An Apple A Day – Fact or Fiction?
The original proverb about eating an apple a day was first recorded in 1866 and goes like this –
Eat an apple on going to bed, and you’ll keep the doctor from earning his bread. This not very catchy phrase was replaced with the more familiar –
An apple a day keeps the doctor away.
Twentieth Century Advice
How those ‘old wives’ knew that apples are good for us is unknown but in
2004 scientists found that apples contained a high amount of antioxidants that help to fight disease. A study showed that drinking apple juice may protect the brain from some of the effects of aging and may even prevent Alzheimer’s. The study on mice showed that those with an apple-enhanced diet had higher levels of the neurotransmitter acetylcholine and performed better in problem solving tasks.
Researchers at Cornell University have identified triterpenoids in apple peel which have potent anti-growth activities against cancer cells in the liver, colon and breast. They suggest that eating apples could reduce the risk of developing pancreatic cancer by up to 23%. Eating apples can also reduce the likelihood of developing type 2 diabetes.
Another study found that apples lower cholesterol that in turn could prevent coronary artery disease and gallstones. Red apples have been found to contain quercetin, an antioxidant that can boost the immune system and protect against infection.
Researchers at UCLA found that the pectin in apples doubled the time that the stomach emptied. Consequently, eating an apple will make you feel fuller for longer which may reduce appetite and cause weight loss.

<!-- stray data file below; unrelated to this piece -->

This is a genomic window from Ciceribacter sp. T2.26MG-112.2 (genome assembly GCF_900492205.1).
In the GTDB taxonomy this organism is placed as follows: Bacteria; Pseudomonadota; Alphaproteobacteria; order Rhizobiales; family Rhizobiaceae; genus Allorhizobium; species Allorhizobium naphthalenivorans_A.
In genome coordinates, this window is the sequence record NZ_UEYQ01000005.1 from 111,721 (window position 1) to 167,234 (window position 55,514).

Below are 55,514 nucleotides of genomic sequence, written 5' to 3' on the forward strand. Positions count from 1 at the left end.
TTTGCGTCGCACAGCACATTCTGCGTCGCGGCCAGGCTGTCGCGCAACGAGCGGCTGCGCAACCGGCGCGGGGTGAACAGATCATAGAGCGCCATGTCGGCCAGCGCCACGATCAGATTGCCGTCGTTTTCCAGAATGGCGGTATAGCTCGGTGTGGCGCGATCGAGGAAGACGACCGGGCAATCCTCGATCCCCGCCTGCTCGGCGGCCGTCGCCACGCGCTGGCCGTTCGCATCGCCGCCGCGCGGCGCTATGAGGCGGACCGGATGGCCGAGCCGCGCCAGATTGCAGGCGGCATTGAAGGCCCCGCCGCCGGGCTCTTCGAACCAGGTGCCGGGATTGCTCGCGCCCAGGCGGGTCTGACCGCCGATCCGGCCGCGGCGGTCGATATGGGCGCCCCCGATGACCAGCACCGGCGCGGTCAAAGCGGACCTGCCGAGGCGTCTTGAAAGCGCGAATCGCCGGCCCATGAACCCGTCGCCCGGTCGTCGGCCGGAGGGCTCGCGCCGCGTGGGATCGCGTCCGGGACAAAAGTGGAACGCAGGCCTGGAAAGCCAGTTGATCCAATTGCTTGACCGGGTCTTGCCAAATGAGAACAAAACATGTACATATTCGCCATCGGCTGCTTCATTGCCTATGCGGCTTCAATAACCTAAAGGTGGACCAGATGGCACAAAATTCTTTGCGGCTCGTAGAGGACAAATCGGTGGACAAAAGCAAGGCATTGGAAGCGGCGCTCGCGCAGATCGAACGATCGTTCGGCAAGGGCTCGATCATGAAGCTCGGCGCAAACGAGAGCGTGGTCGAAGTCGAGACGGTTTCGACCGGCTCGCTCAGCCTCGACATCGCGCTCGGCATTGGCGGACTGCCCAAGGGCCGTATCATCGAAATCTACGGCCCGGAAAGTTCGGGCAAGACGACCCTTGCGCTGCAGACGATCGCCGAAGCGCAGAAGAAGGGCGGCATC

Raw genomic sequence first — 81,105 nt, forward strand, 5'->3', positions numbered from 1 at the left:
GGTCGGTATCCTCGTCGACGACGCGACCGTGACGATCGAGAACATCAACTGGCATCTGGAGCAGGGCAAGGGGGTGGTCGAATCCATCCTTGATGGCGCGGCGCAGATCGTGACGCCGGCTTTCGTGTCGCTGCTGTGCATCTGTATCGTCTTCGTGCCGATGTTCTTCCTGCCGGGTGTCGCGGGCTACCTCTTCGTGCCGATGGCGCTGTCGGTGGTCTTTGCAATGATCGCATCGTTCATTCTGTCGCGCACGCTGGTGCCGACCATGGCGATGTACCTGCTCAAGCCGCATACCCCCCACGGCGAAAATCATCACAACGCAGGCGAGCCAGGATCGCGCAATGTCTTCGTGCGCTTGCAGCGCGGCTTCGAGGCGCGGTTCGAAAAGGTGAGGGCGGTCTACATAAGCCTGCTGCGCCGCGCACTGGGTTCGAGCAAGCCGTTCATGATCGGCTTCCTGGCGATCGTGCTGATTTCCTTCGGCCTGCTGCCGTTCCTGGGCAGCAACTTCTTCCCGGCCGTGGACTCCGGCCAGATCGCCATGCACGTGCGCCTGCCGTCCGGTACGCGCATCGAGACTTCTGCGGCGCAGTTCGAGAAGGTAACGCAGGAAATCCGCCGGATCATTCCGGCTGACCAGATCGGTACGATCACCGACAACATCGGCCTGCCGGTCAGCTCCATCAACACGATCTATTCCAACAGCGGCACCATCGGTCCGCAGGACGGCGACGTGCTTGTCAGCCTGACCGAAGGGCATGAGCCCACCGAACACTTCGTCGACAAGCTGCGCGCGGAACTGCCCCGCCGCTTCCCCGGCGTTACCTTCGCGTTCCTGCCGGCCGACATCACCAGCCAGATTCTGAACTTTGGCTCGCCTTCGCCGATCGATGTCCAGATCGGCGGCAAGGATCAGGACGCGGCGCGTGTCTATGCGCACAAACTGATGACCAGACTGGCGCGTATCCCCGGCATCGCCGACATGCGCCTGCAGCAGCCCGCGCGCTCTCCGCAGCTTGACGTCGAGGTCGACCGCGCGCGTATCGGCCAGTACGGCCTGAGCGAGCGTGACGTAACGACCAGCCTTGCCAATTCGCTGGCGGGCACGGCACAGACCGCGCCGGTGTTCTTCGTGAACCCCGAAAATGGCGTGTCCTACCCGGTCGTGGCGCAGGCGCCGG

A German researcher published a paper in 2008 that showed that people who eat an apple a day are at less risk of oral cancer, cancer of the voice box, breast cancer, and colon, kidney, and ovarian cancer.
Research from Cornell shows that women who eat apples may be less likely to get estrogen-receptor-negative breast cancer, which is much harder to treat than the receptor-positive kind.
A large Dutch study has found that eating apples and pears is associated with a lower risk of stroke. Apples are filled with soluble fiber (that has been shown to reduce intestinal disorders, including diverticulitis, hemorrhoids and possibly some types of cancer.
To get the full health benefits it is important to eat the apple skin. Many of the nutrients such as vitamin C and A, are in the skin or just underneath it
So apples CAN keep the doctor away and what about the recommended dose? Well one a day seems to be about right.
If only they could come up with a catchy phrase to encapsulate this message!
Creating positive change through the application of science based processes